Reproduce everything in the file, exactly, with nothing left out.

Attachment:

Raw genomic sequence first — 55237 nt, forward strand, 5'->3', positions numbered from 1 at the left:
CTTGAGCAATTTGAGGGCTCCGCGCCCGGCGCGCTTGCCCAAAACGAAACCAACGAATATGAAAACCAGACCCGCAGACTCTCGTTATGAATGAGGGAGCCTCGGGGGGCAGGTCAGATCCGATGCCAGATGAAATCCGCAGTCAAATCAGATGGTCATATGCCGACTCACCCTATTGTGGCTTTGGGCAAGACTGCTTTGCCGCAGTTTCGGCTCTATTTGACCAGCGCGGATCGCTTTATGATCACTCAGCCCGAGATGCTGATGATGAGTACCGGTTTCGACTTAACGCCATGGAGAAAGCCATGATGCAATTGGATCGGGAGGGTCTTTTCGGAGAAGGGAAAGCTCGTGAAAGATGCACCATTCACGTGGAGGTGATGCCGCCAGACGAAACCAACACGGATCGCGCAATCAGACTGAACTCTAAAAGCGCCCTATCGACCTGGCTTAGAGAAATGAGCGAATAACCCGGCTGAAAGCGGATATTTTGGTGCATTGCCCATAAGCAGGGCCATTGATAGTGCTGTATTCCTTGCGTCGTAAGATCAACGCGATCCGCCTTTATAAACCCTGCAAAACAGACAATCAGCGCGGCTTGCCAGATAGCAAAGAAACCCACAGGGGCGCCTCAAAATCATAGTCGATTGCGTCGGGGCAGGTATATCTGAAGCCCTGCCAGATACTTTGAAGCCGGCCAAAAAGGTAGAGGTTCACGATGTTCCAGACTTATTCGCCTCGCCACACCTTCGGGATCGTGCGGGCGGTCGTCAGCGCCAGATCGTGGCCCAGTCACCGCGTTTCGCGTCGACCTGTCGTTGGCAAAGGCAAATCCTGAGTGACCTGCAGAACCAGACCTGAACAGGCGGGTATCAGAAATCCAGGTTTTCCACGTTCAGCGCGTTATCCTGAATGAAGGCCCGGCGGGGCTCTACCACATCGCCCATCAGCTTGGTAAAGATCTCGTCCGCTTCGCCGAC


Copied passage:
Raw genomic sequence first — 55237 nt, forward strand, 5'->3', positions numbered from 1 at the left:
CTTGAGCAATTTGAGGGCTCCGCGCCCGGCGCGCTTGCCCAAAACGAAACCAACGAATATGAAAACCAGACCCGCAGACTCTCGTTATGAATGAGGGAGCCTCGGGGGGCAGGTCAGATCCGATGCCAGATGAAATCCGCAGTCAAATCAGATGGTCATATGCCGACTCACCCTATTGTGGCTTTGGGCAAGACTGCTTTGCCGCAGTTTCGGCTCTATTTGACCAGCGCGGATCGCTTTATGATCACTCAGCCCGAGATGCTGATGATGAGTACCGGTTTCGACTTAACGCCATGGAGAAAGCCATGATGCAATTGGATCGGGAGGGTCTTTTCGGAGAAGGGAAAGCTCGTGAAAGATGCACCATTCACGTGGAGGTGATGCCGCCAGACGAAACCAACACGGATCGCGCAATCAGACTGAACTCTAAAAGCGCCCTATCGACCTGGCTTAGAGAAATGAGCGAATAACCCGGCTGAAAGCGGATATTTTGGTGCATTGCCCATAAGCAGGGCCATTGATAGTGCTGTATTCCTTGCGTCGTAAGATCAACGCGATCCGCCTTTATAAACCCTGCAAAACAGACAATCAGCGCGGCTTGCCAGATAGCAAAGAAACCCACAGGGGCGCCTCAAAATCATAGTCGATTGCGTCGGGGCAGGTATATCTGAAGCCCTGCCAGATACTTTGAAGCCGGCCAAAAAGGTAGAGGTTCACGATGTTCCAGACTTATTCGCCTCGCCACACCTTCGGGATCGTGCGGGCGGTCGTCAGCGCCAGATCGTGGCCCAGTCACCGCGTTTCGCGTCGACCTGTCGTTGGCAAAGGCAAATCCTGAGTGACCTGCAGAACCAGACCTGAACAGGCGGGTATCAGAAATCCAGGTTTTCCACGTTCAGCGCGTTATCCTGAATGAAGGCCCGGCGGGGCTCTACCACATCGCCCATCAGCTTGGTAAAGATCTCGTCCGCTTCGCCGAC